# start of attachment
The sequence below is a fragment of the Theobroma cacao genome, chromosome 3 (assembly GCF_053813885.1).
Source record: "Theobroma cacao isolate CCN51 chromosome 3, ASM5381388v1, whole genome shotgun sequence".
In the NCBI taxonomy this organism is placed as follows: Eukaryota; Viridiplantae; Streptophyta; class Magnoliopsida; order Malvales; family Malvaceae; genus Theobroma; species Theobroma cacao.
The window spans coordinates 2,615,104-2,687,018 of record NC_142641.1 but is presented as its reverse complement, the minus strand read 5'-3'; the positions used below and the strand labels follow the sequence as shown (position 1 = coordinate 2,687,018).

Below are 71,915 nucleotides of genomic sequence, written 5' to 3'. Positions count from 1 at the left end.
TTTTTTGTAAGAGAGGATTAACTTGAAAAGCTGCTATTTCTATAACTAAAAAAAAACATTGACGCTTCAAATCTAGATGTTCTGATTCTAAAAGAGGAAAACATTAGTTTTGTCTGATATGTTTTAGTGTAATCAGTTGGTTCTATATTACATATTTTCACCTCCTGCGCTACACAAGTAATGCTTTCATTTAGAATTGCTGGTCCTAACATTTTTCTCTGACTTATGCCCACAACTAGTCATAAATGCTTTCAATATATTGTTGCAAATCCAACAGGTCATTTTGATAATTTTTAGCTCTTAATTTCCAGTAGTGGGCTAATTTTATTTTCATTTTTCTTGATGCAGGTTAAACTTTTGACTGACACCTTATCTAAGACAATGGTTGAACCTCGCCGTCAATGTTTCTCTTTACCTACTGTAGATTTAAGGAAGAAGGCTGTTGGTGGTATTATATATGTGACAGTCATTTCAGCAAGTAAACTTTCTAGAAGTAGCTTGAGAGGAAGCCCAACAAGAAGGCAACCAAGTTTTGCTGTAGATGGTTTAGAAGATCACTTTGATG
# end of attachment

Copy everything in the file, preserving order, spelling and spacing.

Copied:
The sequence below is a fragment of the Theobroma cacao genome, chromosome 3 (assembly GCF_053813885.1).
Source record: "Theobroma cacao isolate CCN51 chromosome 3, ASM5381388v1, whole genome shotgun sequence".
In the NCBI taxonomy this organism is placed as follows: Eukaryota; Viridiplantae; Streptophyta; class Magnoliopsida; order Malvales; family Malvaceae; genus Theobroma; species Theobroma cacao.
The window spans coordinates 2,615,104-2,687,018 of record NC_142641.1 but is presented as its reverse complement, the minus strand read 5'-3'; the positions used below and the strand labels follow the sequence as shown (position 1 = coordinate 2,687,018).

Below are 71,915 nucleotides of genomic sequence, written 5' to 3'. Positions count from 1 at the left end.
TTTTTTGTAAGAGAGGATTAACTTGAAAAGCTGCTATTTCTATAACTAAAAAAAAACATTGACGCTTCAAATCTAGATGTTCTGATTCTAAAAGAGGAAAACATTAGTTTTGTCTGATATGTTTTAGTGTAATCAGTTGGTTCTATATTACATATTTTCACCTCCTGCGCTACACAAGTAATGCTTTCATTTAGAATTGCTGGTCCTAACATTTTTCTCTGACTTATGCCCACAACTAGTCATAAATGCTTTCAATATATTGTTGCAAATCCAACAGGTCATTTTGATAATTTTTAGCTCTTAATTTCCAGTAGTGGGCTAATTTTATTTTCATTTTTCTTGATGCAGGTTAAACTTTTGACTGACACCTTATCTAAGACAATGGTTGAACCTCGCCGTCAATGTTTCTCTTTACCTACTGTAGATTTAAGGAAGAAGGCTGTTGGTGGTATTATATATGTGACAGTCATTTCAGCAAGTAAACTTTCTAGAAGTAGCTTGAGAGGAAGCCCAACAAGAAGGCAACCAAGTTTTGCTGTAGATGGTTTAGAAGATCACTTTGATG